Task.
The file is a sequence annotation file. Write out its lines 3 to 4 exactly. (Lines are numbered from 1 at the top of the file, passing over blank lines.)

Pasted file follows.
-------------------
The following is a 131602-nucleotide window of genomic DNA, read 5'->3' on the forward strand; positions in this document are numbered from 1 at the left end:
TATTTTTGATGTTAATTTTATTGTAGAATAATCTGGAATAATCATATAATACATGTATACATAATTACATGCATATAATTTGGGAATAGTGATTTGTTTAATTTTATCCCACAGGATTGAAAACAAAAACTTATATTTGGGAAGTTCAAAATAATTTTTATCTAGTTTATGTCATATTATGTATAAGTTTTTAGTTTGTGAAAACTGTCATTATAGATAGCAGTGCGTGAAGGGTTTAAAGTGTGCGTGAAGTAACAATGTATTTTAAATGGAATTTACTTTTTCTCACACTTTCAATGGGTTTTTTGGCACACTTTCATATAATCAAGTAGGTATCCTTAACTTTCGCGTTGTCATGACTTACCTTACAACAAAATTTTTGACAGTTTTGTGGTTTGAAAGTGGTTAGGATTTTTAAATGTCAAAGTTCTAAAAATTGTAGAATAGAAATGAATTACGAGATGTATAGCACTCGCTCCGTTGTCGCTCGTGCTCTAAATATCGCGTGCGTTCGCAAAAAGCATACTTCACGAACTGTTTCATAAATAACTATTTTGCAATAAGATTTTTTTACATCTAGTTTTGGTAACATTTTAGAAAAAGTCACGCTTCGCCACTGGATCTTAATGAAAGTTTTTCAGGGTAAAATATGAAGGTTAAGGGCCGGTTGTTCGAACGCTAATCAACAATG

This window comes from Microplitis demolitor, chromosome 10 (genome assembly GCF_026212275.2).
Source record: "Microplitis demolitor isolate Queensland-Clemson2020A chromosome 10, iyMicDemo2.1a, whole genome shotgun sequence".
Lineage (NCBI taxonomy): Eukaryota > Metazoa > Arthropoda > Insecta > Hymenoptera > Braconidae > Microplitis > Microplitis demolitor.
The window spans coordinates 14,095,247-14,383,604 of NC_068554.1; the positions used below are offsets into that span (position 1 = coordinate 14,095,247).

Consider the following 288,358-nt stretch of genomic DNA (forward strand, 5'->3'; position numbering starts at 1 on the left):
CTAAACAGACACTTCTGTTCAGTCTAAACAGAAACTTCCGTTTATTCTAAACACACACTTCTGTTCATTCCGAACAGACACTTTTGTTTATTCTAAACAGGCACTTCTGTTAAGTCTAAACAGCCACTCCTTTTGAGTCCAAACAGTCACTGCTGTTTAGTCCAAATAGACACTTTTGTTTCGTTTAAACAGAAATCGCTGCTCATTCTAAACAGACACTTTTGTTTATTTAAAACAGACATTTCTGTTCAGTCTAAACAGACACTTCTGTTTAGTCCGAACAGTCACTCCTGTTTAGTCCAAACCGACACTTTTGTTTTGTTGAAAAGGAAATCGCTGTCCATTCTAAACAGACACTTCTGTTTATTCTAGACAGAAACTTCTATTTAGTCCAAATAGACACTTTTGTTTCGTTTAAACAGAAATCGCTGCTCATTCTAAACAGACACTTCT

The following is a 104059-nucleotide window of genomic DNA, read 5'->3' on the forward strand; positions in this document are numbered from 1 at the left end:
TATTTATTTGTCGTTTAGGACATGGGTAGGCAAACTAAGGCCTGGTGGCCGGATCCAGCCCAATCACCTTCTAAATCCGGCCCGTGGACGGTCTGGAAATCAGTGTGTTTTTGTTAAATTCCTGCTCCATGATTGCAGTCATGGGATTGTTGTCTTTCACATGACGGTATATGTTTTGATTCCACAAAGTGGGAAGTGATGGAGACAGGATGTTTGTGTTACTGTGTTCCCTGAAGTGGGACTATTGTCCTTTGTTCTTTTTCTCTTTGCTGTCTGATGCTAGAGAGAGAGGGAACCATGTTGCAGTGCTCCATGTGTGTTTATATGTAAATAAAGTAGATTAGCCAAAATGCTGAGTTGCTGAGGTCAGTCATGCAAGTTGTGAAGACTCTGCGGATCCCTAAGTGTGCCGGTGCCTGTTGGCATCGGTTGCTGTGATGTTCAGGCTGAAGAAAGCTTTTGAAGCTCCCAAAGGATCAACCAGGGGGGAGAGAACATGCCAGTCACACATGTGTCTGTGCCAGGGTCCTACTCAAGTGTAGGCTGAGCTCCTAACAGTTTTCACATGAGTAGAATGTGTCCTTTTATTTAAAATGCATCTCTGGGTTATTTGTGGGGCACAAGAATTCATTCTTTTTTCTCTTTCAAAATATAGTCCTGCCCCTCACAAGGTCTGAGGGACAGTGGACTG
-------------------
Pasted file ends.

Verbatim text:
This window comes from Microplitis demolitor, chromosome 10 (genome assembly GCF_026212275.2).
Source record: "Microplitis demolitor isolate Queensland-Clemson2020A chromosome 10, iyMicDemo2.1a, whole genome shotgun sequence".